Those who believe ‘sex without love is OK’ were more at risk
Researchers at Florida State University recently revealed that, according to their research, people with more favorable views of uncommitted casual sex may have trouble remaining “blissfully married.”
The study followed more than 200 heterosexual married couples over a period of years. The academics “collected information on their behaviors and attitudes prior to marriage as well as numerous factors related to their new marriages including their marital satisfaction.”
The study periodically followed up with the subjects to determine how satisfied they were in their marriages and/or if they had divorced. The researchers discovered that, the more unrestricted a subject was in his or her belief about casual sex, the less satisfied he or she was at the start of a marriage; meanwhile, those whose spouses held similar views about casual sex “experienced more rapid declines in satisfaction over the first several years of marriage.”
The study’s abstract underscores these findings, while also noting that certain other factors in a marriage can lessen the risk of marital decline:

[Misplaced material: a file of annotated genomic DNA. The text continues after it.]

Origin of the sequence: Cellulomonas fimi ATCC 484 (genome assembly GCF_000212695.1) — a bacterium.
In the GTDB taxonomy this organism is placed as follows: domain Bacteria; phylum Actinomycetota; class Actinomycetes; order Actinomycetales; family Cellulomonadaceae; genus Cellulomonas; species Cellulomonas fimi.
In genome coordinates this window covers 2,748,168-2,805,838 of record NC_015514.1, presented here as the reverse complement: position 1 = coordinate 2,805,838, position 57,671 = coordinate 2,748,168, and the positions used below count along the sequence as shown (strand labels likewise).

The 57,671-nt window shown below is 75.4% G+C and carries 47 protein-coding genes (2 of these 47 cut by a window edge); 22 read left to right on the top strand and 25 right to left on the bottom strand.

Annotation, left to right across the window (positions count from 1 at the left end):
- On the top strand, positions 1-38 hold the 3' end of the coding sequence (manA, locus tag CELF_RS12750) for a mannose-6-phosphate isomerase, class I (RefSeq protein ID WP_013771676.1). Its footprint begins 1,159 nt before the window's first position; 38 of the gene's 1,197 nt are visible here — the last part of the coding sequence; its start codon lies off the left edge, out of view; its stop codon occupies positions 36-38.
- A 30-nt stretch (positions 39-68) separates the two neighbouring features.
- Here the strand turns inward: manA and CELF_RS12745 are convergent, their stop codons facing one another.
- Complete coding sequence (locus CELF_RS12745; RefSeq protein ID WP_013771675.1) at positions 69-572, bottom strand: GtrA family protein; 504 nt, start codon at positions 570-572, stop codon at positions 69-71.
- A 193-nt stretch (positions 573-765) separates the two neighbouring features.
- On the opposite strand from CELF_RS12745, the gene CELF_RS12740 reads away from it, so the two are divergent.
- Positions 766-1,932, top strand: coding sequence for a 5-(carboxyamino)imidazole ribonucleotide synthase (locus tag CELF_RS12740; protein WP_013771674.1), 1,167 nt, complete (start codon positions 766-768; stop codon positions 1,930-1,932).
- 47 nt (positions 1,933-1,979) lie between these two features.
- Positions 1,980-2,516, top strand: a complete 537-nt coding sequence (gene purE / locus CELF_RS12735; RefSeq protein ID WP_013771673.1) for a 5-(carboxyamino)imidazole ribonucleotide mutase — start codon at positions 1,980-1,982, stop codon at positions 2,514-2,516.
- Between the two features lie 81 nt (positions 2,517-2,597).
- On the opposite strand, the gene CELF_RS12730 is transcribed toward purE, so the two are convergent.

Results demonstrated that relatively unrestricted (vs. restricted) sociosexuality was associated with an increased probability of relationship dissolution through declines in marital satisfaction over time. Additional exploratory analyses provided preliminary evidence suggesting that frequent sex, high sexual satisfaction, and low stress weaken this association. These primary findings suggest that strong motives to pursue uncommitted sex may interfere with marital success, and the latter findings suggest potential buffers for these negative outcomes.
Other studies in the recent past have revealed similarly themed discoveries regarding human sexuality. Researchers in 2014, for instance, discovered that women have better sex when they love their sexual partners.
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